We’ve all read The Iliad, right? If you haven’t, you should. It’s the first piece of western literature and sets the shape and style of pretty much everything which has been written since. At a little under 3,000 years old, this is something of an achievement. I’ve just re-read it as part of the Literature of Western Myth reading list I posted a couple of weeks ago.
Here’s a brief guide on how to read The Iliad, keeping the essentials of the story and cutting out lots of the waffle. While I love the book, it’s long (waaaay to long) and can be a difficult book to get into (depending on the translation). Below is a list of which of the books (ie: chapters) to read, if you don’t want to read the whole thing, and still capture the essence of the tale.
First of all, read Book 1. This sets ups the plot in the form of the argument between Achilles and Agamemnon, leader of the expedition to Troy. Everything in the Greek world of the story is about securing glory and honour. Agamemnon is forced by the gods to give back one of his prizes captured in battle. This loss of prestige cannot be tolerated so he takes the next best prize captured by the army, the Trojan woman Briseis, a prize awarded to Achilles. Now Achilles honour has been trampled into the dust but he has no recourse other than retreating to his encampment and refusing to fight again.
Book 3 introduces the Trojans and talks about the reasons for the war. We see for the first time Hector, the chief warrior on the Trojan side and brother of Paris. We see him in battle against Menalaus (that’s ‘men-a-lay-us’ not ‘men-a-lowse’ as in the movie Troy), husband of Helen, seduced and kidnapped by Paris – the incident which started the whole war with Troy. There’s also a really interesting scene between Aphrodite, Paris and Helen which hammers home the point that the gods are in control of what happens and that all you can hope for is to make the best of the cards you’ve been dealt.
Skip the endless battle scenes to read Book 6. The domestic scenes here are magnificent. We see Hector at home with his wife and family and get to examine the human cost of warfare and life under siege. This lifts the whole story out of the mire of Rambo movies or Sven Hassel novels into another realm altogether. Torn between family and civic duty, personal desire and destiny, Hector becomes perhaps the first three-dimensional character ever written.
Book 9 is key to the whole tale. Here, Agamemnon realises that without Achilles in the thick of battle, the Greek army is just not much chop. They’re not just failing to win objectives like they were earlier but that the tide has turned and the Trojans are slowly pushing them back towards the ships and defeat. He tries to mend his relationship with Achilles who rejects his overtures outright.
Read Book 14 next. This book is fascinating. The story turns here from one about the war and the rift between Achilles and Agamemnon to become a story about Achilles himself. How can he come to terms with the idea that even though he is the son of a goddess, he is mortal and will in due course die? Despite all the greatness he has achieved and the glory he’s won, after hi sdeath it will all be forgotten. Zeus steps in here, by means of prophecy, to give Achilles a choice: either he can live a long life and be forgotten or die early and be remembered forever. In all things, as ever, Zeus is a complete bastard.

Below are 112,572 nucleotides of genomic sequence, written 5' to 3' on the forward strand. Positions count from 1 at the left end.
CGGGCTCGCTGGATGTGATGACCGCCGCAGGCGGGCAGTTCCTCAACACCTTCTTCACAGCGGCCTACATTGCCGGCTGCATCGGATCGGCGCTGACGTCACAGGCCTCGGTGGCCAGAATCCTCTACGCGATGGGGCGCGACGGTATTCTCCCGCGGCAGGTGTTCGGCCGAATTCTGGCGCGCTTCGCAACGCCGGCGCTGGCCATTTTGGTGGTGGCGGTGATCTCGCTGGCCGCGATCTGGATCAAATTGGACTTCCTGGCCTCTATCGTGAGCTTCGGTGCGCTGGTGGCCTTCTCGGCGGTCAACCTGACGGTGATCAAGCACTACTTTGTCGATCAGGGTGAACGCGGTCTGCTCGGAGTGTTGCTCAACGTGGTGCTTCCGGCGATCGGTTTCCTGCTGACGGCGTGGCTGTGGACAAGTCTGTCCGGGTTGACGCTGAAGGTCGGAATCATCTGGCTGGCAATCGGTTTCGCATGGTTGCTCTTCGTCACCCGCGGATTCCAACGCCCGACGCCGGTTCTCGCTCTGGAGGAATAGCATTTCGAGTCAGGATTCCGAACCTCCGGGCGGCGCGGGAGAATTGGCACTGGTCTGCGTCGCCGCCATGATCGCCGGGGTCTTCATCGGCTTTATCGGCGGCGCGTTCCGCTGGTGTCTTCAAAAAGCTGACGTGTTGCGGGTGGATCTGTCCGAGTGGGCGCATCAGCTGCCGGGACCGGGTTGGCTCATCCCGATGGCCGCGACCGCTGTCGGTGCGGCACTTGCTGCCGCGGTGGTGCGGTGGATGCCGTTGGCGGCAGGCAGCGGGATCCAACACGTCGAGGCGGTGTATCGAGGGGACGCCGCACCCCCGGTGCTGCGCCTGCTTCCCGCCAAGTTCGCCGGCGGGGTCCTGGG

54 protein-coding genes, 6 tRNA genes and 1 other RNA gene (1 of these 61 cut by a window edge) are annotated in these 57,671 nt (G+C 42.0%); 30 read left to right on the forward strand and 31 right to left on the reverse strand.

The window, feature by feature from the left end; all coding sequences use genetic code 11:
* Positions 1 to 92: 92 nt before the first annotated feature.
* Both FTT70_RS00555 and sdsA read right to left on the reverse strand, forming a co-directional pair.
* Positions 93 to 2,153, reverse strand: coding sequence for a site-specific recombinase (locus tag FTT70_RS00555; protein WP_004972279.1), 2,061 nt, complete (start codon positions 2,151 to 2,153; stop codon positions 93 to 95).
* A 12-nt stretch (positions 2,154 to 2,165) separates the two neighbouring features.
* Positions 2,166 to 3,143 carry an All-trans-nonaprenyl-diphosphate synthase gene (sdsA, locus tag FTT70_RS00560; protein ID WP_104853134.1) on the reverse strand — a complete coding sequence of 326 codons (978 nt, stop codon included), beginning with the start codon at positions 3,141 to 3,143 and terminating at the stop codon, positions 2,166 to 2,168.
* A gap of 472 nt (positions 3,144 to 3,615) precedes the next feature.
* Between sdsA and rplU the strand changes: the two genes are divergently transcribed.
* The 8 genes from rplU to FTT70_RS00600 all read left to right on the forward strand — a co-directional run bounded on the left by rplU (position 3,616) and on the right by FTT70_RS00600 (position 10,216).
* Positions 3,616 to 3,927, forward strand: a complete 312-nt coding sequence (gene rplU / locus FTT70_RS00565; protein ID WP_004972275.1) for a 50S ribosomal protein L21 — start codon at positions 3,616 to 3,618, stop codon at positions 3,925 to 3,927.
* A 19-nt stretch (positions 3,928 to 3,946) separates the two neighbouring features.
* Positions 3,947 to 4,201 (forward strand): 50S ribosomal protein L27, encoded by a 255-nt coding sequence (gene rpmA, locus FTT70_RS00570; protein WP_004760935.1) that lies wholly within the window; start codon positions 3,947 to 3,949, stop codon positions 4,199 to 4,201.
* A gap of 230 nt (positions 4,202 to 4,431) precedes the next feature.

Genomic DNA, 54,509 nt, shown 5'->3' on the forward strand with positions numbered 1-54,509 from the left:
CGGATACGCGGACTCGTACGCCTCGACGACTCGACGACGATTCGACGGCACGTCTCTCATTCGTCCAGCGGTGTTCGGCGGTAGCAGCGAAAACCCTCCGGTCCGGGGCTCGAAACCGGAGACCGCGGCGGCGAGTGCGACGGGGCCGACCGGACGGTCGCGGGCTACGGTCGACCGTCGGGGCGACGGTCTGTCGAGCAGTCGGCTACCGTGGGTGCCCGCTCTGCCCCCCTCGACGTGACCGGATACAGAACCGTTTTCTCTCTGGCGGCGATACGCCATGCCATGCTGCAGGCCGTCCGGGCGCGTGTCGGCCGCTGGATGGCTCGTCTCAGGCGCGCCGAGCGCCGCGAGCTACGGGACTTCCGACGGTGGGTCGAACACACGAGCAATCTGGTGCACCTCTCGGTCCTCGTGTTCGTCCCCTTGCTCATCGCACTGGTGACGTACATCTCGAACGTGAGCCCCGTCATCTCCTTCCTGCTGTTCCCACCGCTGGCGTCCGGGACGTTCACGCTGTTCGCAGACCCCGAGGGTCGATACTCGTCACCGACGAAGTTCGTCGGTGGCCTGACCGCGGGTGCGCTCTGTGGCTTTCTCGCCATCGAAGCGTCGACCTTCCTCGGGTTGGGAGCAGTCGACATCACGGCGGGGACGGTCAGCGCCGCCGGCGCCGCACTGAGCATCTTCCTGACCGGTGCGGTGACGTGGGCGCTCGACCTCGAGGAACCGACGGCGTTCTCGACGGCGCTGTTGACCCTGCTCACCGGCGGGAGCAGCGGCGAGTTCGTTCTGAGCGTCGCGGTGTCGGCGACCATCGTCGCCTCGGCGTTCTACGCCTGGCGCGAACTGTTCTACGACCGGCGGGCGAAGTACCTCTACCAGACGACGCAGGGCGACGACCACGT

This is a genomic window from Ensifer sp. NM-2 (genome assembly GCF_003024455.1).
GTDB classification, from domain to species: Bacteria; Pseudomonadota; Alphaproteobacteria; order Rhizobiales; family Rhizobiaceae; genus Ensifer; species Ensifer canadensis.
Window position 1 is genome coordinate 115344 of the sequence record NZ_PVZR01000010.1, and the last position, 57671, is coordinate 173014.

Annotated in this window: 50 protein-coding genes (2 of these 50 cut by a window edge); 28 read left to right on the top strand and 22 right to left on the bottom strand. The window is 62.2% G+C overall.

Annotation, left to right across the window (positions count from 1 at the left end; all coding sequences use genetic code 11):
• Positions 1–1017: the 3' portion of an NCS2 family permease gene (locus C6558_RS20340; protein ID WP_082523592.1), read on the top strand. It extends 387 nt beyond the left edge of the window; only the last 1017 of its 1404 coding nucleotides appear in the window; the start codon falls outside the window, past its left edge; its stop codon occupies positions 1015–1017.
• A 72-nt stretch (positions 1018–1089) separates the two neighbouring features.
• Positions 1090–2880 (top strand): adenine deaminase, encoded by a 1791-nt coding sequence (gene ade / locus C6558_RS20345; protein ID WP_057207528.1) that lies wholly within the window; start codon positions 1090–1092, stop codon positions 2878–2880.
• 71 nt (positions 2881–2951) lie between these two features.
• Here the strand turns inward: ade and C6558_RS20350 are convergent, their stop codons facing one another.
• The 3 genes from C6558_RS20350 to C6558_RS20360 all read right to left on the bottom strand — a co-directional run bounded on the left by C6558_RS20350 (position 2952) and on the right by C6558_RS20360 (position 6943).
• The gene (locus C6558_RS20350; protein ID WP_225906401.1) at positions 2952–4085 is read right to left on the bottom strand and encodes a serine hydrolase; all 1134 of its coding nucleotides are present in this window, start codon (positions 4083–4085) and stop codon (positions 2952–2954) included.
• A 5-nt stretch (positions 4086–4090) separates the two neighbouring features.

Book 16 sees the Greek army forced back to its encampments around the ships which brought them to Troy from various parts of Greece. The Trojans have successfully assault the camps and are sacking the baggage. This is too much for Patroclus, Achilles best mate. He is duty-bound to follw Achilles lead and not take part in the fight but he cannot watch as Greeks are killed around him. After much begging, Achilles relents and allows Patroclus to join the fight. The tide turns and the Trojans are repulsed from the Greek camps but, in the process, Patroclus is killed by Hector.
Achilles snaps. In Book 18, he decides to rejoin the battle – not to fight for Agamemnon but to revenge himself on Hector for killing Patroclus. His decision throws to the winds the agonising about fate and the wounded pride of earlier in the story. Now, rather than punishing Agamemnon for his transgression, Achilles is now solely after Hector’s blood. This book also shows how the gods operate, using humans as pawns in their own games and the internal political machinations on Olympus.
Book 22 shows the fight between Achilles and Hector. Achilles wins the battle – of course – but doesn’t stop there. In his rage, he desecrates the body and doesn’t stop for more than half the chapter despite the urging of Greeks and Trojans alike. Achilles has lost any pretense at being the great culture hero warrior and has transformed himsefl into nothing more than an animal revelling in destruction. The constrast of this behaviour with the tenderness of Patroclus’ funeral in Book 23 is striking. Achilles, like the gods, is a creature of extremes.
Skip the rest of Book 23 which deals with the funeral games, a mini-Olympics in Patroclus’ honour and go straight to the final book.
Book 24 is fascinating. Priam, Hector’s father and the king of Troy, presents himself before Achilles to ask for the return of Hector’s body. It’s only when confronted with the larger consequences of his actions that Achilles softens. Achilles relents and returns the body to Priam. Both men recognise that their are not the masters of their fates that they originally suppsed and that all mortals are at the whim of the gods. Everything mortal perishes – by definition – and the all one can hope for is to make best use of the cards one is dealt.